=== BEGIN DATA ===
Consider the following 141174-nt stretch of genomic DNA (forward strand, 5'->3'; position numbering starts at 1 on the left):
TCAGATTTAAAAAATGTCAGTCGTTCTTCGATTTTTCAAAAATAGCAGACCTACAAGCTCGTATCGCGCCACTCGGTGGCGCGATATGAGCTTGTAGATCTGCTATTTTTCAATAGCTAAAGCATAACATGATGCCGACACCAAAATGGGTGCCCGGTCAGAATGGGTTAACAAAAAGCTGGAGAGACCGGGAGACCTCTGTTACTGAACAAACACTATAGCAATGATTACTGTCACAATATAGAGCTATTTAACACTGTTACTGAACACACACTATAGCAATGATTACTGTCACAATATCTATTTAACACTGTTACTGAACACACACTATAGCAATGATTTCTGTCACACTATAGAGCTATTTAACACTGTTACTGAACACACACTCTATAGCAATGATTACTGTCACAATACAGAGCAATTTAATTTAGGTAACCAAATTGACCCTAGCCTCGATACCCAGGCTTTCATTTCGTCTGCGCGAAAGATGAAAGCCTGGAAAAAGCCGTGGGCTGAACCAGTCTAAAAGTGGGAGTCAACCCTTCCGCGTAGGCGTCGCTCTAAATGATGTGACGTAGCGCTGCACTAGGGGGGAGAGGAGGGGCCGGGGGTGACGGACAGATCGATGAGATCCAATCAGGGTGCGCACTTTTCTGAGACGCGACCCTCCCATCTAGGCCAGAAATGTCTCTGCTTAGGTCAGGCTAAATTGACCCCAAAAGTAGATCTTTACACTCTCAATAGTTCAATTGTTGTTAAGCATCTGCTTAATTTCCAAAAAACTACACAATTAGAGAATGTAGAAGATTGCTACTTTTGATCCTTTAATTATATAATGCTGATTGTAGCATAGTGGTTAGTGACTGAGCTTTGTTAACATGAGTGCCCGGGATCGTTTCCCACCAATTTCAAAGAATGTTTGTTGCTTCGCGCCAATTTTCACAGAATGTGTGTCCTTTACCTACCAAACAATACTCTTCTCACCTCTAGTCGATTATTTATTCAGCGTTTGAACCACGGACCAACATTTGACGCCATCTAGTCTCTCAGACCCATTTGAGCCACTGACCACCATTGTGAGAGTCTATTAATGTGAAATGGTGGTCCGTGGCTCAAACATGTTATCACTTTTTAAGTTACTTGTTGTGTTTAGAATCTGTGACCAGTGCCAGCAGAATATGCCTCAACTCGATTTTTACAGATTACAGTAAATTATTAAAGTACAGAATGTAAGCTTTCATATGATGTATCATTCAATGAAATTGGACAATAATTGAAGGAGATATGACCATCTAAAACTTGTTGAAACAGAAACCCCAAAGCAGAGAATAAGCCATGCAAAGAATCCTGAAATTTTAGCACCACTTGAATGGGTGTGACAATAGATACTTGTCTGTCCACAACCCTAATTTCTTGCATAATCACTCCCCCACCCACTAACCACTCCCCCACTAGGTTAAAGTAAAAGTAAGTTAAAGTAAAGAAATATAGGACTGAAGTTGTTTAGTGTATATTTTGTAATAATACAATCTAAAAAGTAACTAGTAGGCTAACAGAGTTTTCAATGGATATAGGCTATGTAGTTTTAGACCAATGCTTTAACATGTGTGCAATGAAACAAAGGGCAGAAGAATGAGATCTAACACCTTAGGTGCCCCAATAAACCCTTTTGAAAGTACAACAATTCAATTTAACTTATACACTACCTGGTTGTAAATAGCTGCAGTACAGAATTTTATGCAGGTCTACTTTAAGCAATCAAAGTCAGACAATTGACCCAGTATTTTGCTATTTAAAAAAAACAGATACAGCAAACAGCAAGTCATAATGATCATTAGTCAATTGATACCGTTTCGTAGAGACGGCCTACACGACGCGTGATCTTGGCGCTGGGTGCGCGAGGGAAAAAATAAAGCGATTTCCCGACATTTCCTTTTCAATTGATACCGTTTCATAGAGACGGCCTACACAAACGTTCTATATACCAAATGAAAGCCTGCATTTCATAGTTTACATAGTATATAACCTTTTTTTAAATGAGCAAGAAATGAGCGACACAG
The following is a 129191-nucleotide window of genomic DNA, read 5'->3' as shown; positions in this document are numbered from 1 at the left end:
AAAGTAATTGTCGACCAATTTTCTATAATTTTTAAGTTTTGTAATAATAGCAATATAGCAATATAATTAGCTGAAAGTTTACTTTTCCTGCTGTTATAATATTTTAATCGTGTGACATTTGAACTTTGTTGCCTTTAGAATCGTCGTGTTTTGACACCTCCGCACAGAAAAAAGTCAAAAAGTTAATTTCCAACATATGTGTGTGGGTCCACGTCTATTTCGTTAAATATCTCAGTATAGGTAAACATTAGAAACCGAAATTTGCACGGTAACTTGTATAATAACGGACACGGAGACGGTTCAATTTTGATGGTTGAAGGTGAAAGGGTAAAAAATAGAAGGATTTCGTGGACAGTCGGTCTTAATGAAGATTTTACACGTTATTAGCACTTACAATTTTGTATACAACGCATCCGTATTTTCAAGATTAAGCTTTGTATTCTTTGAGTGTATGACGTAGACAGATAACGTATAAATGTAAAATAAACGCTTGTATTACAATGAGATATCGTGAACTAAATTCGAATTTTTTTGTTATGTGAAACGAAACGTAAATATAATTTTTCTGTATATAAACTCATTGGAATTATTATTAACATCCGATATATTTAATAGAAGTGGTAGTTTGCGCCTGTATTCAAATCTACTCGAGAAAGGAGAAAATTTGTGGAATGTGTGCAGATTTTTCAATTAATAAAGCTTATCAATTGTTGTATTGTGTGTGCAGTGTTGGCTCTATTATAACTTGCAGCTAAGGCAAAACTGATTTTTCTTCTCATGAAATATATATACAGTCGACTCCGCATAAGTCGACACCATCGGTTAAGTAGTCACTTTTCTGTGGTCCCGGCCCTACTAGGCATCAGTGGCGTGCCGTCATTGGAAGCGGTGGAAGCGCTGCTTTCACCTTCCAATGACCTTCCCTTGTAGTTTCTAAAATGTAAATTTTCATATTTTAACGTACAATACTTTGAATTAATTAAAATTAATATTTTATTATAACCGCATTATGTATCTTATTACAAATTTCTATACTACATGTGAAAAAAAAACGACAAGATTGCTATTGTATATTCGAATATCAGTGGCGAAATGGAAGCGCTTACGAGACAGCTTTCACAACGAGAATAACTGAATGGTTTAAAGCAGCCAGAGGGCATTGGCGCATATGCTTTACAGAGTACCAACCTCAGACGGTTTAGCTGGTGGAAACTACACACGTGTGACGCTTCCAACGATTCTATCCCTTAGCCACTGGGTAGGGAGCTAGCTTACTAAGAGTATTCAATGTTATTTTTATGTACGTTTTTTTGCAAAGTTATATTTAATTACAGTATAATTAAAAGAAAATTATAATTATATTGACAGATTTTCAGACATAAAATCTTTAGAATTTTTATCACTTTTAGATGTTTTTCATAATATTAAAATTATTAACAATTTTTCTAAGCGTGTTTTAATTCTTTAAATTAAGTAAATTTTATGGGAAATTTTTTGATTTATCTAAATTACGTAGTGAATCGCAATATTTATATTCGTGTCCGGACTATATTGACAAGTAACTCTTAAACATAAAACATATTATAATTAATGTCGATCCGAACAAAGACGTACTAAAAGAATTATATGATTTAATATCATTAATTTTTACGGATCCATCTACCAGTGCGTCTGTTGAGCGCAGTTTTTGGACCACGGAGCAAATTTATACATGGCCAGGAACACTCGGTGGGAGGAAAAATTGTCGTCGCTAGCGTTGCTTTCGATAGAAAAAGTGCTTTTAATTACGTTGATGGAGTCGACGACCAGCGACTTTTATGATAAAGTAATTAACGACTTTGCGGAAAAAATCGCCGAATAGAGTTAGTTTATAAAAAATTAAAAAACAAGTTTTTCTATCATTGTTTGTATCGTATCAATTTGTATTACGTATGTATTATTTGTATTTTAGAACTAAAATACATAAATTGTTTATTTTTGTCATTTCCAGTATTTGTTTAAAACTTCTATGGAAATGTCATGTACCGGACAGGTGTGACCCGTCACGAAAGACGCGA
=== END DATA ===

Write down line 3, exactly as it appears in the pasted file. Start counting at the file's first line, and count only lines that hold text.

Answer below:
The following is a 129191-nucleotide window of genomic DNA, read 5'->3' as shown; positions in this document are numbered from 1 at the left end: